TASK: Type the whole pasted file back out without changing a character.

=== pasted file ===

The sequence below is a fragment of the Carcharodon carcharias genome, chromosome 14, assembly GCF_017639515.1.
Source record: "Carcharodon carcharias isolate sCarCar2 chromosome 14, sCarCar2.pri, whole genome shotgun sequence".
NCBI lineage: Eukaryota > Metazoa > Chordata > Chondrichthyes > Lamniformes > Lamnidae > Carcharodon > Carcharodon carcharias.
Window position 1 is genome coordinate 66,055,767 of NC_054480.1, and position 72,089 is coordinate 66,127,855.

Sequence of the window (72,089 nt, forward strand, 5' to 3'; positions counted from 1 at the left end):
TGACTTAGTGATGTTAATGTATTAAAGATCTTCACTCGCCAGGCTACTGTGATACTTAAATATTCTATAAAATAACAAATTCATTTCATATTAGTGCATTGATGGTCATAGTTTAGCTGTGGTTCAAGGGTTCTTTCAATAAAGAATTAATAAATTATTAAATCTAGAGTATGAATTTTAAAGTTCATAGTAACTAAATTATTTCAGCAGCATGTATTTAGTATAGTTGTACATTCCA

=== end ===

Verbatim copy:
The sequence below is a fragment of the Carcharodon carcharias genome, chromosome 14, assembly GCF_017639515.1.
Source record: "Carcharodon carcharias isolate sCarCar2 chromosome 14, sCarCar2.pri, whole genome shotgun sequence".
NCBI lineage: Eukaryota > Metazoa > Chordata > Chondrichthyes > Lamniformes > Lamnidae > Carcharodon > Carcharodon carcharias.
Window position 1 is genome coordinate 66,055,767 of NC_054480.1, and position 72,089 is coordinate 66,127,855.

Sequence of the window (72,089 nt, forward strand, 5' to 3'; positions counted from 1 at the left end):
TGACTTAGTGATGTTAATGTATTAAAGATCTTCACTCGCCAGGCTACTGTGATACTTAAATATTCTATAAAATAACAAATTCATTTCATATTAGTGCATTGATGGTCATAGTTTAGCTGTGGTTCAAGGGTTCTTTCAATAAAGAATTAATAAATTATTAAATCTAGAGTATGAATTTTAAAGTTCATAGTAACTAAATTATTTCAGCAGCATGTATTTAGTATAGTTGTACATTCCA